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What The Media Tell Americans About Free Enterprise

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May 1997


Only CNN's Sesno Looks Beyond Press Releases About Budget Deal
Ignoring Entitlements, Again

When the White House and Congress came to terms on a budget deal purporting to balance the budget in five years, President Clinton said: "We changed the course of the nation. This is profoundly important." Senate Majority Leader Trent Lott agreed. "Because of what we do here today," the Mississippi Republican announced, "this country can look forward to an era of prosperity."

Network reporters took their word for it and simply ignored long-term structural problems with key entitlement programs, problems which will cause future deficits to explode no matter what the ledger says in the year 2002.

In March, MediaNomics reported that in 16 evening stories during February about federal budget negotiations, none mentioned the long-term entitlement problems that neither party wanted to address. In early May, when the budget deal was announced, the trend continued.

On the May 1 CBS Evening News, Dan Rather said negotiators were close to a deal on "a possible legislative landmark." The next day, when the deal was closed, Rather repeated himself, saying Congress and the White House had "reached a landmark deal today."

On the May 3 CBS Evening News, Paula Zahn announced that "the forecast looks good for the breakthrough deal to balance the federal budget by the year 2002." Wyatt Andrews then declared that "there were cheers in both political camps as Washington celebrated the impossible a balanced budget in five years with both tax cuts and increased spending and assurances from both sides this was real."

The other networks were equally breathless. NBC's Tom Brokaw, on the May 2 Nightly News, heralded the agreement as "a breakthrough deal on the federal budget. The best demonstration of bipartisan spirit since the Gulf War in the capital."

At ABC, on the May 2 World News Tonight, John Cochran called the budget deal "historic." Kevin Newman, on the next evening's broadcast, said that "it looks like plenty of bipartisan good will in Washington following yesterday's historic balanced budget agreement." "A breakthrough budget deal"? "A legislative landmark"? "An historic agreement"?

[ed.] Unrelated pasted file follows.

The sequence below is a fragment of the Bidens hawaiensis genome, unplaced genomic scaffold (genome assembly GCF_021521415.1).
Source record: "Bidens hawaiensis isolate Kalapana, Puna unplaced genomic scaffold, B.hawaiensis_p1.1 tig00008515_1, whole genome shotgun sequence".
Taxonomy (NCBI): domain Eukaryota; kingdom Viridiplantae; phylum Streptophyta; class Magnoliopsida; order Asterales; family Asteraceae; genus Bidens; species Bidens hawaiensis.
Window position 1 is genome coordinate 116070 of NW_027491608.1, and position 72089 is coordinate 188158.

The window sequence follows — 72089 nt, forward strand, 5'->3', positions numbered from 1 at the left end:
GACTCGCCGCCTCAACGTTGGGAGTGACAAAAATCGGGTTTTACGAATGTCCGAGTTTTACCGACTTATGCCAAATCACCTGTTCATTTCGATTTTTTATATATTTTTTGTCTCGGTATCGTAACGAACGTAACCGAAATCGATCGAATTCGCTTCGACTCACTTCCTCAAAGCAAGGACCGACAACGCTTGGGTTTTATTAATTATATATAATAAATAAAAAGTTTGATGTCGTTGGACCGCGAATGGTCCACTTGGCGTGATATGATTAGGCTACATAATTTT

CNN's Frank Sesno was the only television reporter to look beyond both parties' press releases. "Oh, they didn't really balance the budget, mind you," Sesno pointed out on the May 7 World Today. "They just decided to balance it, and they laid down a very rough road map of how to do it. But there have been promises before." Sesno, alone among television reporters, also told viewers about the entitlement issues that both parties conveniently forgot.

"The economy and the budget face a couple of ticking time bombs Medicare and Social Security," Sesno reported. "Both, left alone, will explode early in the next century, and this new budget does not put the pin back in the grenade."

Sesno then outlined the stark demographic facts: "The problem is simple; it's known as the Baby Boom. For twenty years after the end of the Second World War, Americans turned out babies faster than factories turned out cars and toasters. In about 15 years, they'll start retiring, claiming their Medicare and Social Security."

He explained that in 1960 it took five workers to support one retiree, but that by the year 2025 it will take two workers to support every retiree. He then ran a soundbite from former Reagan Budget Director James Miller, who argued that "Social Security is a Ponzi scheme of the sort that people would get thrown in jail for if it were in the private sector."

According to Sesno, "What that means for the next century is this: Those big deficits could be back again times two." But other reporters didn't look that far ahead.


Rich Noyes


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